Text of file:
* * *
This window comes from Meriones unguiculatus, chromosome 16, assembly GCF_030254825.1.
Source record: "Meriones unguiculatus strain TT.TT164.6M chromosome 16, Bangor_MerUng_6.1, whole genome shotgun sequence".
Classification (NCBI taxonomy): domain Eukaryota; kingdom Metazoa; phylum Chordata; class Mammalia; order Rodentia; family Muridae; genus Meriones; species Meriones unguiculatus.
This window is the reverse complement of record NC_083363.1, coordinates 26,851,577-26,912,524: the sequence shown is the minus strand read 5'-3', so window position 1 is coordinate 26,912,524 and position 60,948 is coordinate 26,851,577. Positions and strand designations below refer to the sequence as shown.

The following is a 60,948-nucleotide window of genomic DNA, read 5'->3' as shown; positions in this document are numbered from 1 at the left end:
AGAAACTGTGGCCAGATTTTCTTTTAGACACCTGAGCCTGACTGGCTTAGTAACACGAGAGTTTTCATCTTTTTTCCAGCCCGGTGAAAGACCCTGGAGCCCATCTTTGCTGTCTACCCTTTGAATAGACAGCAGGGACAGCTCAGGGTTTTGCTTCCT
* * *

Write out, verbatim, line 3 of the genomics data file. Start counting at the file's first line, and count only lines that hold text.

Classification (NCBI taxonomy): domain Eukaryota; kingdom Metazoa; phylum Chordata; class Mammalia; order Rodentia; family Muridae; genus Meriones; species Meriones unguiculatus.